Feeling hopeful about new Lt. Governor Spencer Cox

Governor Gary Herbert announced Tuesday that he is appointing Rep. Spencer Cox, a Republican from Fairview, to replace outgoing Lt. Governor Greg Bell. Cox has served as Sanpete County Commissioner, as mayor of Fairview and on the Fairview City Council. He was only recently elected to the State Legislature, having held office for less than a year.

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What kind of Lt. Governor will Spencer Cox be? He doesn’t have much of a record to comb through, but here is where he falls on a variety of issues that we’ve closely followed over the last year:

1) Cox was the first legislator to mention the I-word in the John Swallow scandal. He was one of few legislators to understand that impeachment proceedings differ from criminal proceedings–and that the charges against Swallow merited impeachment.

2) Cox co-sponsored a bill with Rep. Rebecca Chavez-Houck that would enable election-day voter registration. The bill made it through the House but died in the Senate at the eleventh hour. Advocates for increasing Utah’s paltry voter turnout numbers see election-day registration as an important step. Cox’s support of this issue is especially important because the Lt. Governor’s office oversees elections.

3) He supports “a dramatic increase in funding for secondary and higher education,” and ties that increased funding to a variety of reforms. Although the precise nature of those reforms is yet to be seen, increased funding for education is exactly what Utah needs. Perhaps he can team up with Senator Pat Jones.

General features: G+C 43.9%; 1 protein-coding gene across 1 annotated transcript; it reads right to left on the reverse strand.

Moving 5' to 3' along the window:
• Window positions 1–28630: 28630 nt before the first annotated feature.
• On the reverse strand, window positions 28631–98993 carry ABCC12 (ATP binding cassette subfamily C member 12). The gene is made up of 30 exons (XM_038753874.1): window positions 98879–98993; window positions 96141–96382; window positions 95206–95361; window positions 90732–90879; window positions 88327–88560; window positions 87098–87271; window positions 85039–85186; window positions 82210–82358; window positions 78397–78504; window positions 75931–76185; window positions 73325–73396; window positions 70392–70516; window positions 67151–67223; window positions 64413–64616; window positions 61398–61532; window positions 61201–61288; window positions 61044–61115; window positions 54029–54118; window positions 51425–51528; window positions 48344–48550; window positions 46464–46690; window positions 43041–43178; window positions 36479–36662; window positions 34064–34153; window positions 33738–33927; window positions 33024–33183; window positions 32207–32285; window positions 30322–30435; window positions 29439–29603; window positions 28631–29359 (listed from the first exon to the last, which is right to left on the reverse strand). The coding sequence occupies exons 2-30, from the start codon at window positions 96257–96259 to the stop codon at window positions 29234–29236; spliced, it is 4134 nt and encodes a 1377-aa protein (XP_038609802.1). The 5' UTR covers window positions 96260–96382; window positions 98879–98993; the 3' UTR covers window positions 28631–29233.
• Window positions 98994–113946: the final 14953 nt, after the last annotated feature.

4) Cox opened, and later abandoned, a bill file called Joint Resolution Supporting Second Amendment Preservation. It is hard to say what the bill would have entailed, but one can always hope it didn’t share much in common with Rep. Brian Greene’s similarly titled bill.

5) He’s an obvious supporter of strong States’ rights in the centuries old debate over the relationship between the State and Federal Government. It’s true that many problems are best solved locally, at the municipal and state levels, but that doesn’t necessarily mean a federal land grab is in order.

6) At 38-years-old, Cox is young. And this is a very good thing. With the youngest population in the United States, Utah needs more leaders who share that demographic quality. (Note: I tried to link to the U.S. Census website, but it is unavailable due to the government shutdown.)

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